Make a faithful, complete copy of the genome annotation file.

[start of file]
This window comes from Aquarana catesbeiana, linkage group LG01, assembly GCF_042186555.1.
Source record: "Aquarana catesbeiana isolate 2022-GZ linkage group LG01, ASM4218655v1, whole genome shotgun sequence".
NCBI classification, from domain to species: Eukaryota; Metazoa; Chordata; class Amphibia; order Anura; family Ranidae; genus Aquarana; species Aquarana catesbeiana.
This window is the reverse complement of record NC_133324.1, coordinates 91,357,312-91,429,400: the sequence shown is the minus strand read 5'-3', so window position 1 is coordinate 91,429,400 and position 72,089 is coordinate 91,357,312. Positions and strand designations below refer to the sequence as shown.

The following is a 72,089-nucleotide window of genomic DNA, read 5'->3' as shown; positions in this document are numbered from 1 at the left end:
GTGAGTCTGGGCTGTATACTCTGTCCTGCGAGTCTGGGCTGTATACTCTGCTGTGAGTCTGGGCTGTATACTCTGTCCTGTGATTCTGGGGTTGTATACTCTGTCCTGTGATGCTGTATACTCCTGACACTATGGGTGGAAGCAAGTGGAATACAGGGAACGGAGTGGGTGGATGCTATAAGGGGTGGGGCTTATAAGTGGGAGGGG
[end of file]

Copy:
This window comes from Aquarana catesbeiana, linkage group LG01, assembly GCF_042186555.1.
Source record: "Aquarana catesbeiana isolate 2022-GZ linkage group LG01, ASM4218655v1, whole genome shotgun sequence".
NCBI classification, from domain to species: Eukaryota; Metazoa; Chordata; class Amphibia; order Anura; family Ranidae; genus Aquarana; species Aquarana catesbeiana.
This window is the reverse complement of record NC_133324.1, coordinates 91,357,312-91,429,400: the sequence shown is the minus strand read 5'-3', so window position 1 is coordinate 91,429,400 and position 72,089 is coordinate 91,357,312. Positions and strand designations below refer to the sequence as shown.

The following is a 72,089-nucleotide window of genomic DNA, read 5'->3' as shown; positions in this document are numbered from 1 at the left end:
GTGAGTCTGGGCTGTATACTCTGTCCTGCGAGTCTGGGCTGTATACTCTGCTGTGAGTCTGGGCTGTATACTCTGTCCTGTGATTCTGGGGTTGTATACTCTGTCCTGTGATGCTGTATACTCCTGACACTATGGGTGGAAGCAAGTGGAATACAGGGAACGGAGTGGGTGGATGCTATAAGGGGTGGGGCTTATAAGTGGGAGGGG